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Doncaster primary school launches teddy bear in genuine space mission

That’s one small step for mankind – but a giant leap for youngsters at Hexthorpe Primary Academy.

Youngsters at the school have launched a teddy bear into the edge of space after their own fundraising campaign to pay for the mission – but only after delays including a cancelled launch.

Pupils from Hexthorpe Primary School launched a teddy bear into space as part of a project they are taking part in called Classtronauts. The teddy bear called Cosmo ventured into the stratosphere with a real time tracker and a camera to follow his journey before coming back down to earth, landing in Coventry.

Pupils from Hexthorpe Primary School launched a teddy bear into space as part of a project they are taking part in called Classtronauts. The teddy bear called Cosmo ventured into the stratosphere with a real time tracker and a camera to follow his journey before coming back down to earth, landing in Coventry.

Cosmo the bear was launched into the sky attached to a weather balloon, and released into the sky from the school fields on Urban Road.

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Youngsters watched him soar into the sky and out of view as he made his way up into the heavens.

Pupils from Hexthorpe Primary School launched a teddy bear into space as part of a project they are taking part in called Classtronauts. The teddy bear called Cosmo ventured into the stratosphere with a real time tracker and a camera to follow his journey before coming back down to earth, landing in Coventry.

Pupils from Hexthorpe Primary School launched a teddy bear into space as part of a project they are taking part in called Classtronauts. The teddy bear called Cosmo ventured into the stratosphere with a real time tracker and a camera to follow his journey before coming back down to earth, landing in Coventry.

He later plunged back to earth, landing in near Coventry, before being returned to the school by post.

The launch followed a fundraising campaign to bring in experts from the organisation Sent Into Space, who run a scheme called Classtronaut, to arrange the mission, at the suggestion of year one teachers Bethany Fox and Louise Budhi.

They rallied the school pupils to raise £1,300 through a series of fundraising events at the school.

They kicked off with a fun run, which saw Louise dress up as an elephant and Bethany don a banana outfit, which raised £700. That was followed-up with a astronaut training day, made of themed stalls and games, Year five youngsters ran a film club, and the pupils finally completed reached their fundraising target by selling toast at the school.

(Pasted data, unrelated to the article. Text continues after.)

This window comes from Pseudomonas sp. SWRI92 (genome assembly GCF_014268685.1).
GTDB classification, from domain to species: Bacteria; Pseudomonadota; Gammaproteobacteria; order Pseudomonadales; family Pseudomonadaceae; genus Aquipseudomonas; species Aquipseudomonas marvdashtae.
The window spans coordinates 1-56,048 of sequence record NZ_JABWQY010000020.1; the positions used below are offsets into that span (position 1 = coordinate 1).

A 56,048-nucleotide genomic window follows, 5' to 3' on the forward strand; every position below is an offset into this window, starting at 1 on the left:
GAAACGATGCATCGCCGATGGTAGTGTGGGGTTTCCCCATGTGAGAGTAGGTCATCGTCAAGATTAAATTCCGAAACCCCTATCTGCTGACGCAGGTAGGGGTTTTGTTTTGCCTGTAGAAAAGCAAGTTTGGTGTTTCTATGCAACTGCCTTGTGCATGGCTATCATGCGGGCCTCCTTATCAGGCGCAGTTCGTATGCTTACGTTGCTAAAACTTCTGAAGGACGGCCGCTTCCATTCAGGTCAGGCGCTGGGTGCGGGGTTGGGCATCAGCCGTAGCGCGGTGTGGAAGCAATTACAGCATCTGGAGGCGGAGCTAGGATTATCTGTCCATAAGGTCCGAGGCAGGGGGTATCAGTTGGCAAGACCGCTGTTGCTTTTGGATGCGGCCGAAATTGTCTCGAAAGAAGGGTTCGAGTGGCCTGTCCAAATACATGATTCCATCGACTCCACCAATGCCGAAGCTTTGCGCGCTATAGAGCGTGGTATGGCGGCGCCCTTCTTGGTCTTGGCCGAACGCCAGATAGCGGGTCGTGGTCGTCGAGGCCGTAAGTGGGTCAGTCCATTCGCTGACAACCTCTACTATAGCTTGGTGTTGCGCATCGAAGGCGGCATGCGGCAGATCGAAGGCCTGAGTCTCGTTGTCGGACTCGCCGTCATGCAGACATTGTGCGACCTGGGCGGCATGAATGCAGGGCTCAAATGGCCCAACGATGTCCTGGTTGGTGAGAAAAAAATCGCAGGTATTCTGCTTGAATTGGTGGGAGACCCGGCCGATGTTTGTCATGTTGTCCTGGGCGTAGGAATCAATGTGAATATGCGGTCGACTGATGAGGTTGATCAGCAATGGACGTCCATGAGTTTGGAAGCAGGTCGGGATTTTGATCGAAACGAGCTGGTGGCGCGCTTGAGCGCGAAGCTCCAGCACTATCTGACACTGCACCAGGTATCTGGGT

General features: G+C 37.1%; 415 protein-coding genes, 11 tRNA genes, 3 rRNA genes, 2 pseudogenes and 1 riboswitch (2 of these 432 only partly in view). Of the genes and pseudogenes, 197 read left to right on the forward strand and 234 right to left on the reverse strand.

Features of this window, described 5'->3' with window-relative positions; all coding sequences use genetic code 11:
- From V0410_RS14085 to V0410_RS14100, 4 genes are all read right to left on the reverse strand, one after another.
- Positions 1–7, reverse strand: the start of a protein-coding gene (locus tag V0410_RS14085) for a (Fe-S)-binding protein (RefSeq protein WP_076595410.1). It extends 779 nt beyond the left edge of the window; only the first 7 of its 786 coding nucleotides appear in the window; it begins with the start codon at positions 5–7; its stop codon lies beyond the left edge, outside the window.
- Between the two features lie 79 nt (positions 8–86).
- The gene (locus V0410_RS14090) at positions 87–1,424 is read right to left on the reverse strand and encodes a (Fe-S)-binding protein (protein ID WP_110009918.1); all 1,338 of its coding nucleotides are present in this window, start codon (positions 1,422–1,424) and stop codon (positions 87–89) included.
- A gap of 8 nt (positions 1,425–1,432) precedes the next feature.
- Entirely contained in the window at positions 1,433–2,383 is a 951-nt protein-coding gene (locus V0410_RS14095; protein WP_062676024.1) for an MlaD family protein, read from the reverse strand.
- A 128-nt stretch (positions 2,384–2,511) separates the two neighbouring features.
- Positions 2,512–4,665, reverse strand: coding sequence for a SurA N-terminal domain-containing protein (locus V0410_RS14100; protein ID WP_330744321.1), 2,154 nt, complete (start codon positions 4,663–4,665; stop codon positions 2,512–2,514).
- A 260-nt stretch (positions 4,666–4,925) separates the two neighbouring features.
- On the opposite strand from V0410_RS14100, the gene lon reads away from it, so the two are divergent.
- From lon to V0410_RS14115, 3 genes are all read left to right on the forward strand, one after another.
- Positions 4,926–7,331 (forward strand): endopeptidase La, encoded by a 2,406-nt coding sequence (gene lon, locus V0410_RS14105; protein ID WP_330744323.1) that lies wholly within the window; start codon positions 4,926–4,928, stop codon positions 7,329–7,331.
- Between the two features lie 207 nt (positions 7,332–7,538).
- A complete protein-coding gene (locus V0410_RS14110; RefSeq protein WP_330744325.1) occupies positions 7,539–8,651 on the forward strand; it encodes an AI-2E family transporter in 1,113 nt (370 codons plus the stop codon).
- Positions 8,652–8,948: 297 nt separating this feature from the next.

Hexthorpe Primary Academy year one teachers Bethany Fox and Louise Budhi and year two children and Cosmo the Teddy Bear, who has arrived back at the school after being launched into space. Picture: Marie Caley NDFP-09-10-18-Cosmo-1

Hexthorpe Primary Academy year one teachers Bethany Fox and Louise Budhi and year two children and Cosmo the Teddy Bear, who has arrived back at the school after being launched into space. Picture: Marie Caley NDFP-09-10-18-Cosmo-1

The school bought a bear for the mission, and held a pupils’ vote to name him, from the shortlist of Neil (after first man on the moon Neil Armstrong), Buzz (after second man on the moon Buzz Aldrin) or Cosmo.

Teaching assistant Malgorzata Kwasniewska made a tiny school T-shirt for Cosmo to wear on his mission.

By May, they were ready to go.

A date was booked late in July – but in the style of so many space missions, they hit a snag.

The Civil Aviation Authority, whose permission was needed for the mission to go ahead, said they could not launch on the date they had planned, because of the number of drones operating in the area.

But after the school returned in September after the summer holidays, it was all systems go.

The launch was announced at an assembly in the morning, before experts explained what they planned to do.

The balloon was fitted with a camera and Cosmo was strapped into his seat in front of it.

Pupils watched as the balloon was filled with helium, before counting down to a 12noon launch agreed with the CAA.

“The children couldn’t wait. They’d been asking about it for months,” said Louise.

Bethany said: “The children were really excited. 

“We thought it was amazing that you could see the curvature of the Earth on the pictures. When we showed the children they were so excited that you could see the clouds so far below Cosmo.

“I don’t think they believed it was possible that we could send something into space – I think some of them thought it was going to be imaginary. They were amazed when it really happened.

“The launch was amazing – we counted down from 10 before the balloon went up. The same evening, we got the message back that Cosmo had come back to earth and landed in a field near Coventry. The people who had arranged the mission tracked the landing and found him. They posted him back to us and he arrived back in Hexthorpe this week.

“This has been about raising aspirations.”

The school plans to give Cosmo the hero status they think he deserves by putting him on display.

But he has more challenges to come.

The school now plans to send him on a deep sea dive in the future with a diver!